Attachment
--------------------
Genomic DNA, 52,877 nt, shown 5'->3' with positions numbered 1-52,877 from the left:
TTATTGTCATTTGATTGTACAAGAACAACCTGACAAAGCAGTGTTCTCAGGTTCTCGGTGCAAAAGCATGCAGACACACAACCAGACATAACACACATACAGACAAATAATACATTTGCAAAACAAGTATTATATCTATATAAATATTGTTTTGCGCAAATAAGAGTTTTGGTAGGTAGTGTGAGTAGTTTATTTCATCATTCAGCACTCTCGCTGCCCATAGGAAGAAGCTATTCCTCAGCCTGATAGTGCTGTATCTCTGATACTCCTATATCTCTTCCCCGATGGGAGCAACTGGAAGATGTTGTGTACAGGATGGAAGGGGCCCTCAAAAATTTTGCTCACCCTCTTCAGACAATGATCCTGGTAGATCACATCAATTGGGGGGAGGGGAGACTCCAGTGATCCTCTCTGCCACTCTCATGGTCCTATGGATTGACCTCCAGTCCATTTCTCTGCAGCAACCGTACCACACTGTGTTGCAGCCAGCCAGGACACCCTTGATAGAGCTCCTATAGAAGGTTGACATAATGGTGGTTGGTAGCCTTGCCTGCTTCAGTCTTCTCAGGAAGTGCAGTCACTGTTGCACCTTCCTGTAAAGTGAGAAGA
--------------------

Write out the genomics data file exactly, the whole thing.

Genomic DNA, 52,877 nt, shown 5'->3' with positions numbered 1-52,877 from the left:
TTATTGTCATTTGATTGTACAAGAACAACCTGACAAAGCAGTGTTCTCAGGTTCTCGGTGCAAAAGCATGCAGACACACAACCAGACATAACACACATACAGACAAATAATACATTTGCAAAACAAGTATTATATCTATATAAATATTGTTTTGCGCAAATAAGAGTTTTGGTAGGTAGTGTGAGTAGTTTATTTCATCATTCAGCACTCTCGCTGCCCATAGGAAGAAGCTATTCCTCAGCCTGATAGTGCTGTATCTCTGATACTCCTATATCTCTTCCCCGATGGGAGCAACTGGAAGATGTTGTGTACAGGATGGAAGGGGCCCTCAAAAATTTTGCTCACCCTCTTCAGACAATGATCCTGGTAGATCACATCAATTGGGGGGAGGGGAGACTCCAGTGATCCTCTCTGCCACTCTCATGGTCCTATGGATTGACCTCCAGTCCATTTCTCTGCAGCAACCGTACCACACTGTGTTGCAGCCAGCCAGGACACCCTTGATAGAGCTCCTATAGAAGGTTGACATAATGGTGGTTGGTAGCCTTGCCTGCTTCAGTCTTCTCAGGAAGTGCAGTCACTGTTGCACCTTCCTGTAAAGTGAGAAGA